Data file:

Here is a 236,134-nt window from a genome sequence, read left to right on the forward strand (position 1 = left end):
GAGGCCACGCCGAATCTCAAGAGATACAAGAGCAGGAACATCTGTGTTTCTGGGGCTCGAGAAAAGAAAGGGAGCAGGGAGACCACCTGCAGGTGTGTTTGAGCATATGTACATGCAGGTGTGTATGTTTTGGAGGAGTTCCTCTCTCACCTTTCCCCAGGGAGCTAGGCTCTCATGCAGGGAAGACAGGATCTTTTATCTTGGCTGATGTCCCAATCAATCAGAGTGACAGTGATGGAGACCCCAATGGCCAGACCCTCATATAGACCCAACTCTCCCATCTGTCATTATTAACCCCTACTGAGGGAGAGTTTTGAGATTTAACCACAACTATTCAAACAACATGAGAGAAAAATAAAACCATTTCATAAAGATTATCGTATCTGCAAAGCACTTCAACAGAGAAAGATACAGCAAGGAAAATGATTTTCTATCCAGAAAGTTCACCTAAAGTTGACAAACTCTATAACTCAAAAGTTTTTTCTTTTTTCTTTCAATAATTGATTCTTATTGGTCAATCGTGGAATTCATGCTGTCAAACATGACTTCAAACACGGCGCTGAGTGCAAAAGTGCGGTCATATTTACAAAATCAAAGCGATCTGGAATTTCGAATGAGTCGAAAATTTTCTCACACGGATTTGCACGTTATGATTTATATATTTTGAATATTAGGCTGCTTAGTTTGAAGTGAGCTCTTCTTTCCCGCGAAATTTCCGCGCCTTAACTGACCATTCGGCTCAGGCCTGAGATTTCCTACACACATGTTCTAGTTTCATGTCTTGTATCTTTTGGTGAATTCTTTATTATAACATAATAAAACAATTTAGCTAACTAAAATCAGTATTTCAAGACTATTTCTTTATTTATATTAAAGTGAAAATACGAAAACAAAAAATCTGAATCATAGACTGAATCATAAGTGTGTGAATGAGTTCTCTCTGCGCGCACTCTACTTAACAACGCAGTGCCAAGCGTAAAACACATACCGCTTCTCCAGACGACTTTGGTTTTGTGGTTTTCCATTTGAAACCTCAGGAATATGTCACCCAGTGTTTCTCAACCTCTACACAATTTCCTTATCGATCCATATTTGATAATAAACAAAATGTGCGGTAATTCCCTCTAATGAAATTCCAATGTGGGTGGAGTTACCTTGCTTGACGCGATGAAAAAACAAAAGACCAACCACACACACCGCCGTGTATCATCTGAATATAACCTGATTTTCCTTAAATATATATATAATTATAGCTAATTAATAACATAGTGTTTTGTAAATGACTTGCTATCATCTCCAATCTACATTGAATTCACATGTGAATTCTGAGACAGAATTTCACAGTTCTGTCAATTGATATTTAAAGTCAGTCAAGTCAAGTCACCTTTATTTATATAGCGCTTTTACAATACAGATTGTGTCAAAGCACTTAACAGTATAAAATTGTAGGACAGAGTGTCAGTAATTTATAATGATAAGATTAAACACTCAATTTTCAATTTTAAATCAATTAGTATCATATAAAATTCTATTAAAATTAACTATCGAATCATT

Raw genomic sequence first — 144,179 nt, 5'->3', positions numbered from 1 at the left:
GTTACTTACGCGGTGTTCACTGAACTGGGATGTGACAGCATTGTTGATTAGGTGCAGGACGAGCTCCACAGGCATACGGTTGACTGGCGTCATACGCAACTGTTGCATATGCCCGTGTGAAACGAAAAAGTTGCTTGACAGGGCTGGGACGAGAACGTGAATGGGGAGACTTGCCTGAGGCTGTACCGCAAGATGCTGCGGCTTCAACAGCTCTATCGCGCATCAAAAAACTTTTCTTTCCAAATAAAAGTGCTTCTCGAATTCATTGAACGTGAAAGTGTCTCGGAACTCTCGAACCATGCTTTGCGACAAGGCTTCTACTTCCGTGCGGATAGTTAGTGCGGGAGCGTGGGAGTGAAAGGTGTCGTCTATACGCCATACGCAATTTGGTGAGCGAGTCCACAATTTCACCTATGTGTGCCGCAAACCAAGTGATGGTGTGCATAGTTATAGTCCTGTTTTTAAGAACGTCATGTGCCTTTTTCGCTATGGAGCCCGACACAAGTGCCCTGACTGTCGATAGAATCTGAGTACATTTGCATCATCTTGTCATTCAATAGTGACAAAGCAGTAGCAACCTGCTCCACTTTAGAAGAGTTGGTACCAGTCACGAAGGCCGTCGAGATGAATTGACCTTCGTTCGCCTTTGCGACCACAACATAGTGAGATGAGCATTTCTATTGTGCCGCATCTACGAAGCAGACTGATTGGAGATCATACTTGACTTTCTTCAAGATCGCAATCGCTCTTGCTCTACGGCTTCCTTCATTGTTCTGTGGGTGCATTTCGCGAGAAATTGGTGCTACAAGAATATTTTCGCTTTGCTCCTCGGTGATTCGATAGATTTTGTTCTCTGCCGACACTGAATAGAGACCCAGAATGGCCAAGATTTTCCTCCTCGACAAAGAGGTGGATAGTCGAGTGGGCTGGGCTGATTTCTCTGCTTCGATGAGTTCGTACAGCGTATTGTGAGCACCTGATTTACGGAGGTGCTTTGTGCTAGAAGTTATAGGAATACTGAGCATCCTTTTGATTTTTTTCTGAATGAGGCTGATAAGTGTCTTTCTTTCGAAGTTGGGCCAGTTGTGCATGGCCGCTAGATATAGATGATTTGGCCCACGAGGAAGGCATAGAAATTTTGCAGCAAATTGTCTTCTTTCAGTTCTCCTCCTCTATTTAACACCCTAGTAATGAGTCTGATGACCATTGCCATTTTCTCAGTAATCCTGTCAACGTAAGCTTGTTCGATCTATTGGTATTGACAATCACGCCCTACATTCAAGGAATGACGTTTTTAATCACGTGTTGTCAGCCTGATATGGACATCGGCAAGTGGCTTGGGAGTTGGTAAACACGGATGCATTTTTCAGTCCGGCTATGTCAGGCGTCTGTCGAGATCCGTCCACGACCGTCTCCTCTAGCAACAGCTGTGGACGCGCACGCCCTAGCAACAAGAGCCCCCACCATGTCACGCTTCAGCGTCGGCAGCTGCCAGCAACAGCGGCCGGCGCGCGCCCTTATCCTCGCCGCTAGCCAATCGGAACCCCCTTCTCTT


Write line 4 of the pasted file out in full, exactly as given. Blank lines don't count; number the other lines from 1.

GTTACTTACGCGGTGTTCACTGAACTGGGATGTGACAGCATTGTTGATTAGGTGCAGGACGAGCTCCACAGGCATACGGTTGACTGGCGTCATACGCAACTGTTGCATATGCCCGTGTGAAACGAAAAAGTTGCTTGACAGGGCTGGGACGAGAACGTGAATGGGGAGACTTGCCTGAGGCTGTACCGCAAGATGCTGCGGCTTCAACAGCTCTATCGCGCATCAAAAAACTTTTCTTTCCAAATAAAAGTGCTTCTCGAATTCATTGAACGTGAAAGTGTCTCGGAACTCTCGAACCATGCTTTGCGACAAGGCTTCTACTTCCGTGCGGATAGTTAGTGCGGGAGCGTGGGAGTGAAAGGTGTCGTCTATACGCCATACGCAATTTGGTGAGCGAGTCCACAATTTCACCTATGTGTGCCGCAAACCAAGTGATGGTGTGCATAGTTATAGTCCTGTTTTTAAGAACGTCATGTGCCTTTTTCGCTATGGAGCCCGACACAAGTGCCCTGACTGTCGATAGAATCTGAGTACATTTGCATCATCTTGTCATTCAATAGTGACAAAGCAGTAGCAACCTGCTCCACTTTAGAAGAGTTGGTACCAGTCACGAAGGCCGTCGAGATGAATTGACCTTCGTTCGCCTTTGCGACCACAACATAGTGAGATGAGCATTTCTATTGTGCCGCATCTACGAAGCAGACTGATTGGAGATCATACTTGACTTTCTTCAAGATCGCAATCGCTCTTGCTCTACGGCTTCCTTCATTGTTCTGTGGGTGCATTTCGCGAGAAATTGGTGCTACAAGAATATTTTCGCTTTGCTCCTCGGTGATTCGATAGATTTTGTTCTCTGCCGACACTGAATAGAGACCCAGAATGGCCAAGATTTTCCTCCTCGACAAAGAGGTGGATAGTCGAGTGGGCTGGGCTGATTTCTCTGCTTCGATGAGTTCGTACAGCGTATTGTGAGCACCTGATTTACGGAGGTGCTTTGTGCTAGAAGTTATAGGAATACTGAGCATCCTTTTGATTTTTTTCTGAATGAGGCTGATAAGTGTCTTTCTTTCGAAGTTGGGCCAGTTGTGCATGGCCGCTAGATATAGATGATTTGGCCCACGAGGAAGGCATAGAAATTTTGCAGCAAATTGTCTTCTTTCAGTTCTCCTCCTCTATTTAACACCCTAGTAATGAGTCTGATGACCATTGCCATTTTCTCAGTAATCCTGTCAACGTAAGCTTGTTCGATCTATTGGTATTGACAATCACGCCCTACATTCAAGGAATGACGTTTTTAATCACGTGTTGTCAGCCTGATATGGACATCGGCAAGTGGCTTGGGAGTTGGTAAACACGGATGCATTTTTCAGTCCGGCTATGTCAGGCGTCTGTCGAGATCCGTCCACGACCGTCTCCTCTAGCAACAGCTGTGGACGCGCACGCCCTAGCAACAAGAGCCCCCACCATGTCACGCTTCAGCGTCGGCAGCTGCCAGCAACAGCGGCCGGCGCGCGCCCTTATCCTCGCCGCTAGCCAATCGGAACCCCCTTCTCTT